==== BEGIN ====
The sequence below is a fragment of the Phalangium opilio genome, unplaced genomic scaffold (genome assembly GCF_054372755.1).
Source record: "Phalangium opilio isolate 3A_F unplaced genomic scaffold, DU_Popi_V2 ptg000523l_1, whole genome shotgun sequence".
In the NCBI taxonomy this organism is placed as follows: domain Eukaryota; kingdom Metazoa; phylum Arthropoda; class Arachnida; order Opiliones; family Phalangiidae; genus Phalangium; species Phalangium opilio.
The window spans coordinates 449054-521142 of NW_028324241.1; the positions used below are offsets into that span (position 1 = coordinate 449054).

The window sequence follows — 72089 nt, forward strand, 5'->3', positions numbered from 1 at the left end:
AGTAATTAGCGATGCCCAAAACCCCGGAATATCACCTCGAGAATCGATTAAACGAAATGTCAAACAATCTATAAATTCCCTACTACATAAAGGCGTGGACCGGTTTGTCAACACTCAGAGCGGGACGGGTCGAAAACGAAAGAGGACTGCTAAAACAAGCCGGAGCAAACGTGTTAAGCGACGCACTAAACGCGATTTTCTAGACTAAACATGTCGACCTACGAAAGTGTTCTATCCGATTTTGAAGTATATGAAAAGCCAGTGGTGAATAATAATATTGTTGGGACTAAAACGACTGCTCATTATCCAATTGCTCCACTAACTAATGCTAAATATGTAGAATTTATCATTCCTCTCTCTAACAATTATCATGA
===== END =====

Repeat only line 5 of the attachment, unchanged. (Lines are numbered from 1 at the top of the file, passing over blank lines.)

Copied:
The window sequence follows — 72089 nt, forward strand, 5'->3', positions numbered from 1 at the left end: